I’m making a Recette cosplay from Recettear ~An Item Shop’s Tale~ for PAX Prime 2011 and Kumoricon 2011. I am kind of on the hook to churn this out. I’ll try to update this post daily.
If you have any questions about the costume and cosplay, feel free to ask.
– I printed out a reference picture of Recette which turned out to be a shade darker than the in-game artwork, so I took note of that fact and kept in mind to purchase raw materials a shade lighter than on the reference sheet.
– (Reference picture is of the big Recette in the background of the below picture)
– After a quick overview of her outfit, I decided to make the costume layer by layer instead of buying all of the raw materials in one go.
– I ordered a 40cm-long wig in tea brown from Fantasy Sheep on Taobao. This would take the longest time to arrive out of all costume parts.
– The blouse is first. I went to Goodwill and found a blouse with the right cut and sleeves but in the wrong color (it was melon orange).
– To lighten the blouse, I picked up RIT Color Remover from Jo-Ann. I also bought and a spool of dark brown thread for the detailing.
– I followed directions written on the RIT Color Remover packaging to turn the blouse from melon orange to light mellow yellow.
– I dried off the blouse and added the line detailing to the sleeve cuffs and collar with dark brown top thread. The blouse is done (save for a quick pressing to set the collar and the wrinkles out).
– The skirt is next. I wanted it to sit on my hips, so I made the waistband 26″ around. Recette’s skirt has eight box pleats, so each pleat would be 3.25″ wide on my skirt. The skirt ended up being 17″ long, with a 2″ tall waistband and 15″ long skirt body.
– I already had a bolt of dark brown poplin, interfacing, and black hook-and-eyes in my house from previous purchases (and the dark brown thread bought from Day 1), so I only needed to get a 9″ dark brown invisible zipper from Jo-Ann for this project.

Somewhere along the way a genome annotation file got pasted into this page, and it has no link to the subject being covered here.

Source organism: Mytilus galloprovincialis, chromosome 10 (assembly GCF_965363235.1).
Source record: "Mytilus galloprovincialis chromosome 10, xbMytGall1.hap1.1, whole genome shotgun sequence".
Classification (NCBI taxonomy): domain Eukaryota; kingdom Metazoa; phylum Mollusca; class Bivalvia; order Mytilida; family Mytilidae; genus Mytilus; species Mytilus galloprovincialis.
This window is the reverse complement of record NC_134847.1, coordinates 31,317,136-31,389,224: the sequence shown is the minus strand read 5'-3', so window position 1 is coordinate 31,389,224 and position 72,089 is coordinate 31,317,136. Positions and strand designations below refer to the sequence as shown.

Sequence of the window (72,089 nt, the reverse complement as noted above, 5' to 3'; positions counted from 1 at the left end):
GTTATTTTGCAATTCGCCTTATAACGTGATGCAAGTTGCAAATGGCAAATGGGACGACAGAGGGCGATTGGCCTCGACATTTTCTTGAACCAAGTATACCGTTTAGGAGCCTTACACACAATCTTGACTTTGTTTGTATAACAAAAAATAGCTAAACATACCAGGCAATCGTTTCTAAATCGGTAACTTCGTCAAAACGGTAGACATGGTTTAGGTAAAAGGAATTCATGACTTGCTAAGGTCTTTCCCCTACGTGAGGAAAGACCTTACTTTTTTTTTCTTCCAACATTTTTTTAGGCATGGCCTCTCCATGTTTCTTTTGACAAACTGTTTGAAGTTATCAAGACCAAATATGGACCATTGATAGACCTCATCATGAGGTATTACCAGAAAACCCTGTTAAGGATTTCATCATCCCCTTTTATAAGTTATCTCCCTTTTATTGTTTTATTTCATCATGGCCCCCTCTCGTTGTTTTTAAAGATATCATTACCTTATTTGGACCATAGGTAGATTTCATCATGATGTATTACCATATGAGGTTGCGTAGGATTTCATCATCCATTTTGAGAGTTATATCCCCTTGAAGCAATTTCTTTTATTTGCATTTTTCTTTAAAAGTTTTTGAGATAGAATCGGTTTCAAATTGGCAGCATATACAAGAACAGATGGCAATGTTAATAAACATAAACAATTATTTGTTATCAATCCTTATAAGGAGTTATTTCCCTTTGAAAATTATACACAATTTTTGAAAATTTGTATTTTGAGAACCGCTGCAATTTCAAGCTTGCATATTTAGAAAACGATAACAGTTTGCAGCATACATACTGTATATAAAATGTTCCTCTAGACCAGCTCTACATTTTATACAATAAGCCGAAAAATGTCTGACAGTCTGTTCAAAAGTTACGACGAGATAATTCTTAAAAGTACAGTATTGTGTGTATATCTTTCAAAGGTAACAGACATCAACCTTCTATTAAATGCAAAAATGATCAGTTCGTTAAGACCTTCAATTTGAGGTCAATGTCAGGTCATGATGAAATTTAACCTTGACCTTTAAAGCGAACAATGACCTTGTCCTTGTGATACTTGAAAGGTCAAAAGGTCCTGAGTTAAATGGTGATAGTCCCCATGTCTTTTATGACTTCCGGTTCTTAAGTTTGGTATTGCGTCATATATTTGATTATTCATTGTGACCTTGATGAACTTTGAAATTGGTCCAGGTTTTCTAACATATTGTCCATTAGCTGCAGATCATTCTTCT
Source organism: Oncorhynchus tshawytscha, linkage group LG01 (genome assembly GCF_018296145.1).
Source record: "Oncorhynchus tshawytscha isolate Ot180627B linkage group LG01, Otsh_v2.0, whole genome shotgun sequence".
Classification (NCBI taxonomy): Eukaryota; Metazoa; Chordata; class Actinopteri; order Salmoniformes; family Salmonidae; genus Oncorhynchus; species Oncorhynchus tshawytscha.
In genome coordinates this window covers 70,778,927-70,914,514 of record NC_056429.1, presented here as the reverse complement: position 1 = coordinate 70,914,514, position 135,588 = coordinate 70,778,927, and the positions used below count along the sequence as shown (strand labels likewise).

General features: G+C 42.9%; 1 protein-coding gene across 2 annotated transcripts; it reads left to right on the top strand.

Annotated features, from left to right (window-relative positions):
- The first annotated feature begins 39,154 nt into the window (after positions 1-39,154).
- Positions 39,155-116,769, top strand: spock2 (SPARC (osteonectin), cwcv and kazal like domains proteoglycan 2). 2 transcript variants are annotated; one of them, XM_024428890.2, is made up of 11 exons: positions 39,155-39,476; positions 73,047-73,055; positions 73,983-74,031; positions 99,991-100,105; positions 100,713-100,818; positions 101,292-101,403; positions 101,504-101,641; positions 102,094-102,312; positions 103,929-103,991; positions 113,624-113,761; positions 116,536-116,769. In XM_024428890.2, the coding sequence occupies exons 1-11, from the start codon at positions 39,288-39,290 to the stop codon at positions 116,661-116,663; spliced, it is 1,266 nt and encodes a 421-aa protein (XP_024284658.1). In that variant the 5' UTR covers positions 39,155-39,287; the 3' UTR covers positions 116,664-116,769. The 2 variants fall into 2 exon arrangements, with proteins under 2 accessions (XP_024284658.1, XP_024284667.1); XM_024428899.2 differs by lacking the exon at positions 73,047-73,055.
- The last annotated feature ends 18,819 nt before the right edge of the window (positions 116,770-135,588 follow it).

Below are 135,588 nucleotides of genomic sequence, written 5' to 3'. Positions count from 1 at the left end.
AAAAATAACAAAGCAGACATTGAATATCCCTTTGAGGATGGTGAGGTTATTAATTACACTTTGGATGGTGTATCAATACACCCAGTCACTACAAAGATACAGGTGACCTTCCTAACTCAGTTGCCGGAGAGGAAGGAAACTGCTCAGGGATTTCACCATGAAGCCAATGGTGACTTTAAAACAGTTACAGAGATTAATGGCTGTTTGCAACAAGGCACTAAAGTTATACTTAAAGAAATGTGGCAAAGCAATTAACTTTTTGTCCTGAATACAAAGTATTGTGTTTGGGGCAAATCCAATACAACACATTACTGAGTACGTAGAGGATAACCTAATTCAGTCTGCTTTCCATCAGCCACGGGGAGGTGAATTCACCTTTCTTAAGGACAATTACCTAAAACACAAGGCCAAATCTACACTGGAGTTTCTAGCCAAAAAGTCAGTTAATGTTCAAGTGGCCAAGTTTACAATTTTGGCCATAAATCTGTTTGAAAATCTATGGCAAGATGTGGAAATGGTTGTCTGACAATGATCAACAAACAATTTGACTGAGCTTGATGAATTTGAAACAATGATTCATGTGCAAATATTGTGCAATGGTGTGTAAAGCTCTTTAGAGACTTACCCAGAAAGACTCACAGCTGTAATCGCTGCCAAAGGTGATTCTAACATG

– It took less than a yard of fabric to make the skirt. I drew the cutting lines for the skirt body directly on the doubled-over fabric, with small marks for where the pleats will go, cut that out, and ironed the pleats into the fabric.
– The right side of the skirt body was sewn together with a French hem. Then I basted across the top to hold the pleats together and added the invisible zipper to the left side. The skirt body is basically done at this point, save for the bottom hem.
– I also remeasured the top of the skirt body to ascertain that it was indeed 26″ around.
– Unrelated to the skirt: I ordered the biggest (and cheapest) buckle I could find on eBay for Recette’s waist buckle.
– I drew a pattern for the waistband on newspaper, which is a slightly curved rectangle. I also cut a piece on mediumweight interfacing to apply to one of the fabric pieces. Then I sewed the waistband pieces together.
– This is roughly where my camera of nearly three years decided to malfunction and add lines to the photos. Needless to say, I will be replacing it in the coming months. I apologize for the line-filled photos below.
– I sewed waistband to the skirt body, folded it over, and finished it with stitching to the bottom and top.
– Then I added two pairs of hook-and-eyes to the waistband closure. This skirt’s opening is on the left side. I hemmed the bottom of the skirt and gave the pleats a final ironing to get the crisp folds back. The skirt is finished.
– I tested the skirt’s fit with the blouse.
– Since my regular camera is malfunctioning, I switched to using my cellphone camera, which is only at a measly 2MP.
– Next up is the apron. I purchased olive green rodeo poplin (so that the fabric would be thick and strong enough to not require lining) and matching thread from Jo-Ann.
– I drew up a simple pattern for the apron on newspaper. I designed the apron to be open from the waist down so that the skirt can move freely. On the fabric, I made a zigzag stitch down the sides to prevent fraying and sewed the pieces together at the sides.
– Then I reinforced the fabric at the sides and hemmed the arm holes and across the top. I hemmed the bottom with dark brown top thread to make the hem stand out.
– The apron straps came from simple rectangles.